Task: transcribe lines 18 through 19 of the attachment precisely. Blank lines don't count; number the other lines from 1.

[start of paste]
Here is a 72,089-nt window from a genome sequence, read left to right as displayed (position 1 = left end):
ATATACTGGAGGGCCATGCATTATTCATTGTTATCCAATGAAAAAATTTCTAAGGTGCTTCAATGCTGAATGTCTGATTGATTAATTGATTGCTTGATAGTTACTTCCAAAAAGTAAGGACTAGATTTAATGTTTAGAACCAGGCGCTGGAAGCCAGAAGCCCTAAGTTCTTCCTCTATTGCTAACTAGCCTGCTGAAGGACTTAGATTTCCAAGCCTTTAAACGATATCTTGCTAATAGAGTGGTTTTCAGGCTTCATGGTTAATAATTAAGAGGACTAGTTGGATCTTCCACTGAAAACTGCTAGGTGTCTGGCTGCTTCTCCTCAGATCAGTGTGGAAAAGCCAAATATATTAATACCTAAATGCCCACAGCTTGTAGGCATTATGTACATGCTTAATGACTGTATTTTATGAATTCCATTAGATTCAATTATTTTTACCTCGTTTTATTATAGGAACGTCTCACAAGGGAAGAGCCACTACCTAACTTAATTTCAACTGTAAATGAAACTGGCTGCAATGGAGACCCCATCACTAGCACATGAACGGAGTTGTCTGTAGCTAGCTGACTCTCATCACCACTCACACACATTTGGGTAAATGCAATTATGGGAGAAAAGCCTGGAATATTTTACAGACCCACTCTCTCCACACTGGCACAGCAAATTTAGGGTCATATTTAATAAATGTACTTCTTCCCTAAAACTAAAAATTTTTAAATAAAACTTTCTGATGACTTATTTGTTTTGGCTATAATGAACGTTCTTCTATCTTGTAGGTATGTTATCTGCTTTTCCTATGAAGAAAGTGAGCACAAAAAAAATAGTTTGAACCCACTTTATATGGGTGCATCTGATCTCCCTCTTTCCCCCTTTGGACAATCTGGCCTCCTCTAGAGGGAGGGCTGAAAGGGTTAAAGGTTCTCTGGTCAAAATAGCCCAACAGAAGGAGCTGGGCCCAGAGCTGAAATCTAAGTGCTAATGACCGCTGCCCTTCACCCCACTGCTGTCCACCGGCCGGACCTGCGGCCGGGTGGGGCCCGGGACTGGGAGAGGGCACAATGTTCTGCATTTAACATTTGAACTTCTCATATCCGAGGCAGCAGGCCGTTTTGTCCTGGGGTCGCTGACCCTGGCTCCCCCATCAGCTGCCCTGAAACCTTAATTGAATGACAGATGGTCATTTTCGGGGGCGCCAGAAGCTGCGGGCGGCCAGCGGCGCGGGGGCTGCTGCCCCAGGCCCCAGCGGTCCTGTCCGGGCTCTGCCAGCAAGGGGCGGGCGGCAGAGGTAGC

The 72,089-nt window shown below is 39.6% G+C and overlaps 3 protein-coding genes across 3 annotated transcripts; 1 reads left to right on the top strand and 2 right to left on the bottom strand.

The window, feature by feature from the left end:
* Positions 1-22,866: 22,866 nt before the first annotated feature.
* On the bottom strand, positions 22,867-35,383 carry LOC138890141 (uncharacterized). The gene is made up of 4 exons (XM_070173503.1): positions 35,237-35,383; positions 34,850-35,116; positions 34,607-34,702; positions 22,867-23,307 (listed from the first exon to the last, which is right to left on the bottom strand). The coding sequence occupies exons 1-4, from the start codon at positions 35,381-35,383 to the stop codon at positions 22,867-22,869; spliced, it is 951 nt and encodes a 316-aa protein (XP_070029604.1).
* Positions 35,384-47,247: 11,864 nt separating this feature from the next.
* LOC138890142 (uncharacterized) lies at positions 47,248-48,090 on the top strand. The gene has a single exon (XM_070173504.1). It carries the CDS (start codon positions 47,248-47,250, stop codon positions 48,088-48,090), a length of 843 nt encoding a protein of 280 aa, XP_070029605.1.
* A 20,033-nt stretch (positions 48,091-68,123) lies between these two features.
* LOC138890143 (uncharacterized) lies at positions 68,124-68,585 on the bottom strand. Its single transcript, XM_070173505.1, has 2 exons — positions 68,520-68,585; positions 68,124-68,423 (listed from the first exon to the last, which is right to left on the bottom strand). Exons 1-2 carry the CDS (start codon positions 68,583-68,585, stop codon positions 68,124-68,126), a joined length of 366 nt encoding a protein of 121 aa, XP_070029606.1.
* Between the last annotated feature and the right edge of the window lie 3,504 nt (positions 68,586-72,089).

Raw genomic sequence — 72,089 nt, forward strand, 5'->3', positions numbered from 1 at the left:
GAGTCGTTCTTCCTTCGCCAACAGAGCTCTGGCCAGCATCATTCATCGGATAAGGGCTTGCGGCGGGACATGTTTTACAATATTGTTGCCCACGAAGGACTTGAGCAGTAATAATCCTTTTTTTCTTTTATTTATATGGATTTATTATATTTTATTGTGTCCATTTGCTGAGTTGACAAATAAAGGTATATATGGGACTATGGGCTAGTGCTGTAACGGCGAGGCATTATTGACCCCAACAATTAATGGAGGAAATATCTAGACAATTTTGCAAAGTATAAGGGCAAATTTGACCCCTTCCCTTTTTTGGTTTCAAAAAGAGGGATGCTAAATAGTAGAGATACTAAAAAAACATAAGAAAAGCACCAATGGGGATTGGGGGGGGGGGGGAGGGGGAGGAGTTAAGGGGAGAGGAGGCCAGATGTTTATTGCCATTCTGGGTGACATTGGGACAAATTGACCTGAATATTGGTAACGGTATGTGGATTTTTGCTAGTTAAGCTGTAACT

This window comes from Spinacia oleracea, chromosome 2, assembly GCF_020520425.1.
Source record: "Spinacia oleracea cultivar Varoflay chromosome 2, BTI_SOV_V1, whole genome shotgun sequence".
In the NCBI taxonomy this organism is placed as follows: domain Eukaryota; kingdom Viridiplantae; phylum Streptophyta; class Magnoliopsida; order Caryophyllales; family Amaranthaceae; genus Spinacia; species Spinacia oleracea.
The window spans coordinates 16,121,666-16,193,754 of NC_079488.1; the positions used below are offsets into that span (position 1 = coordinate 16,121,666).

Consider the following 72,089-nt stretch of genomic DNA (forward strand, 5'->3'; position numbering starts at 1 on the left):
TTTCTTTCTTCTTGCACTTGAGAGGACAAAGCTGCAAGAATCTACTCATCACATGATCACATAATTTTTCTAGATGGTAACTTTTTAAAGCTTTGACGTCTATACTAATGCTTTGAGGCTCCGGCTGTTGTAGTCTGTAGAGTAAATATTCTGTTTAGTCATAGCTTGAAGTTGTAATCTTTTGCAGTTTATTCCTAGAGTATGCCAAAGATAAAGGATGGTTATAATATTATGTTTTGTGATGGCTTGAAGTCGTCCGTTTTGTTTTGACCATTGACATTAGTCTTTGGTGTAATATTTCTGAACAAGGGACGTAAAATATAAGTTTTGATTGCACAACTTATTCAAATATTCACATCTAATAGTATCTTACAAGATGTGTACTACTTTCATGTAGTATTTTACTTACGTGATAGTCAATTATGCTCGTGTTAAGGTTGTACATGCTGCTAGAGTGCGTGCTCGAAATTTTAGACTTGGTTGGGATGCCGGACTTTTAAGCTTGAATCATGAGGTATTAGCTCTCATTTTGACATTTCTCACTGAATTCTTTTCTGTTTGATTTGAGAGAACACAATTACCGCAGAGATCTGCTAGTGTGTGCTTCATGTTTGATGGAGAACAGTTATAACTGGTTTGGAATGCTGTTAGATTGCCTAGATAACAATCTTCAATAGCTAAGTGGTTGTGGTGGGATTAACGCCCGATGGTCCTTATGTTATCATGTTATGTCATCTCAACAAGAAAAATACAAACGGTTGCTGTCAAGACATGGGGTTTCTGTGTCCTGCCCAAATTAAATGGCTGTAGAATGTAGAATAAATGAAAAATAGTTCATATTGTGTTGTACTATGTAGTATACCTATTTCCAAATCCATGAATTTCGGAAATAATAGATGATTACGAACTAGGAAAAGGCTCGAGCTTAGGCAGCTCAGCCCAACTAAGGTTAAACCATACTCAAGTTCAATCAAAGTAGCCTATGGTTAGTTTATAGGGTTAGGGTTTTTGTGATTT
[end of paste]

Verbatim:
Consider the following 72,089-nt stretch of genomic DNA (forward strand, 5'->3'; position numbering starts at 1 on the left):
TTTCTTTCTTCTTGCACTTGAGAGGACAAAGCTGCAAGAATCTACTCATCACATGATCACATAATTTTTCTAGATGGTAACTTTTTAAAGCTTTGACGTCTATACTAATGCTTTGAGGCTCCGGCTGTTGTAGTCTGTAGAGTAAATATTCTGTTTAGTCATAGCTTGAAGTTGTAATCTTTTGCAGTTTATTCCTAGAGTATGCCAAAGATAAAGGATGGTTATAATATTATGTTTTGTGATGGCTTGAAGTCGTCCGTTTTGTTTTGACCATTGACATTAGTCTTTGGTGTAATATTTCTGAACAAGGGACGTAAAATATAAGTTTTGATTGCACAACTTATTCAAATATTCACATCTAATAGTATCTTACAAGATGTGTACTACTTTCATGTAGTATTTTACTTACGTGATAGTCAATTATGCTCGTGTTAAGGTTGTACATGCTGCTAGAGTGCGTGCTCGAAATTTTAGACTTGGTTGGGATGCCGGACTTTTAAGCTTGAATCATGAGGTATTAGCTCTCATTTTGACATTTCTCACTGAATTCTTTTCTGTTTGATTTGAGAGAACACAATTACCGCAGAGATCTGCTAGTGTGTGCTTCATGTTTGATGGAGAACAGTTATAACTGGTTTGGAATGCTGTTAGATTGCCTAGATAACAATCTTCAATAGCTAAGTGGTTGTGGTGGGATTAACGCCCGATGGTCCTTATGTTATCATGTTATGTCATCTCAACAAGAAAAATACAAACGGTTGCTGTCAAGACATGGGGTTTCTGTGTCCTGCCCAAATTAAATGGCTGTAGAATGTAGAATAAATGAAAAATAGTTCATATTGTGTTGTACTATGTAGTATACCTATTTCCAAATCCATGAATTTCGGAAATAATAGATGATTACGAACTAGGAAAAGGCTCGAGCTTAGGCAGCTCAGCCCAACTAAGGTTAAACCATACTCAAGTTCAATCAAAGTAGCCTATGGTTAGTTTATAGGGTTAGGGTTTTTGTGATTT